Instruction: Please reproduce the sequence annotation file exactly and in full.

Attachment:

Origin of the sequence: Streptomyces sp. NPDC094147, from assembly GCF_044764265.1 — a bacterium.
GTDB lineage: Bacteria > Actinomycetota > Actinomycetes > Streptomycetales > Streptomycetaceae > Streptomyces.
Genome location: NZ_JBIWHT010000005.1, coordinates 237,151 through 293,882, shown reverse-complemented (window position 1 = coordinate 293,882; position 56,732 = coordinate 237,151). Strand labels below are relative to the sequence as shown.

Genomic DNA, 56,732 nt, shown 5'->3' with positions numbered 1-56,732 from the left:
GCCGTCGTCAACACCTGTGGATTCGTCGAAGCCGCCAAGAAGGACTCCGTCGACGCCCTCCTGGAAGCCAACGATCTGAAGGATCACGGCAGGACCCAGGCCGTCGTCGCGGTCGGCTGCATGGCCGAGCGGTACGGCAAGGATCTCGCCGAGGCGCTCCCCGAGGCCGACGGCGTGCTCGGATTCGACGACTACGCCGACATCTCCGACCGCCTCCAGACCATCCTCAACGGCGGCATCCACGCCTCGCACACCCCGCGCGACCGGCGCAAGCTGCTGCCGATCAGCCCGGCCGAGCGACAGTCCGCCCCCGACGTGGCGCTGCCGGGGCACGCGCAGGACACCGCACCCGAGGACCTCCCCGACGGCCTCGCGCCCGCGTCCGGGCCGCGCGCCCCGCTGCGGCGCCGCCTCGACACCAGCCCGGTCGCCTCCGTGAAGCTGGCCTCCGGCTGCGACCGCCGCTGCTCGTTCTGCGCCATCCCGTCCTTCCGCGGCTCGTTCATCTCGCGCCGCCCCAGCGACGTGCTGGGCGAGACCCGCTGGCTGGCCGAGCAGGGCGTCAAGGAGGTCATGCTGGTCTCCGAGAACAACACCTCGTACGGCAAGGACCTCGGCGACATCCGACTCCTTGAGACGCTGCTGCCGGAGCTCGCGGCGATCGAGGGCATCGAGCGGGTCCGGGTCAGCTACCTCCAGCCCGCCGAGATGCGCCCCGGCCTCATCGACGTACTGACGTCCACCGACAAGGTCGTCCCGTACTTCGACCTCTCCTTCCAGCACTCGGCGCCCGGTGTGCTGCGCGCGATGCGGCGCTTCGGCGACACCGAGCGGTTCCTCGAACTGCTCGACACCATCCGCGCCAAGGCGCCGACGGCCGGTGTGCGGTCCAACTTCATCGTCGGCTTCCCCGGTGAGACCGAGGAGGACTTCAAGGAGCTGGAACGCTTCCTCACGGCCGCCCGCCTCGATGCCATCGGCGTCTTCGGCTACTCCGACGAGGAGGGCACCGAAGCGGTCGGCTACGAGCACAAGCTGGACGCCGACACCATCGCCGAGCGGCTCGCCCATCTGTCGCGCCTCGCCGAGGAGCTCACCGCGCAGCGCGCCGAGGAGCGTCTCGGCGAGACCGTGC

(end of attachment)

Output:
Origin of the sequence: Streptomyces sp. NPDC094147, from assembly GCF_044764265.1 — a bacterium.
GTDB lineage: Bacteria > Actinomycetota > Actinomycetes > Streptomycetales > Streptomycetaceae > Streptomyces.
Genome location: NZ_JBIWHT010000005.1, coordinates 237,151 through 293,882, shown reverse-complemented (window position 1 = coordinate 293,882; position 56,732 = coordinate 237,151). Strand labels below are relative to the sequence as shown.

Genomic DNA, 56,732 nt, shown 5'->3' with positions numbered 1-56,732 from the left:
GCCGTCGTCAACACCTGTGGATTCGTCGAAGCCGCCAAGAAGGACTCCGTCGACGCCCTCCTGGAAGCCAACGATCTGAAGGATCACGGCAGGACCCAGGCCGTCGTCGCGGTCGGCTGCATGGCCGAGCGGTACGGCAAGGATCTCGCCGAGGCGCTCCCCGAGGCCGACGGCGTGCTCGGATTCGACGACTACGCCGACATCTCCGACCGCCTCCAGACCATCCTCAACGGCGGCATCCACGCCTCGCACACCCCGCGCGACCGGCGCAAGCTGCTGCCGATCAGCCCGGCCGAGCGACAGTCCGCCCCCGACGTGGCGCTGCCGGGGCACGCGCAGGACACCGCACCCGAGGACCTCCCCGACGGCCTCGCGCCCGCGTCCGGGCCGCGCGCCCCGCTGCGGCGCCGCCTCGACACCAGCCCGGTCGCCTCCGTGAAGCTGGCCTCCGGCTGCGACCGCCGCTGCTCGTTCTGCGCCATCCCGTCCTTCCGCGGCTCGTTCATCTCGCGCCGCCCCAGCGACGTGCTGGGCGAGACCCGCTGGCTGGCCGAGCAGGGCGTCAAGGAGGTCATGCTGGTCTCCGAGAACAACACCTCGTACGGCAAGGACCTCGGCGACATCCGACTCCTTGAGACGCTGCTGCCGGAGCTCGCGGCGATCGAGGGCATCGAGCGGGTCCGGGTCAGCTACCTCCAGCCCGCCGAGATGCGCCCCGGCCTCATCGACGTACTGACGTCCACCGACAAGGTCGTCCCGTACTTCGACCTCTCCTTCCAGCACTCGGCGCCCGGTGTGCTGCGCGCGATGCGGCGCTTCGGCGACACCGAGCGGTTCCTCGAACTGCTCGACACCATCCGCGCCAAGGCGCCGACGGCCGGTGTGCGGTCCAACTTCATCGTCGGCTTCCCCGGTGAGACCGAGGAGGACTTCAAGGAGCTGGAACGCTTCCTCACGGCCGCCCGCCTCGATGCCATCGGCGTCTTCGGCTACTCCGACGAGGAGGGCACCGAAGCGGTCGGCTACGAGCACAAGCTGGACGCCGACACCATCGCCGAGCGGCTCGCCCATCTGTCGCGCCTCGCCGAGGAGCTCACCGCGCAGCGCGCCGAGGAGCGTCTCGGCGAGACCGTGC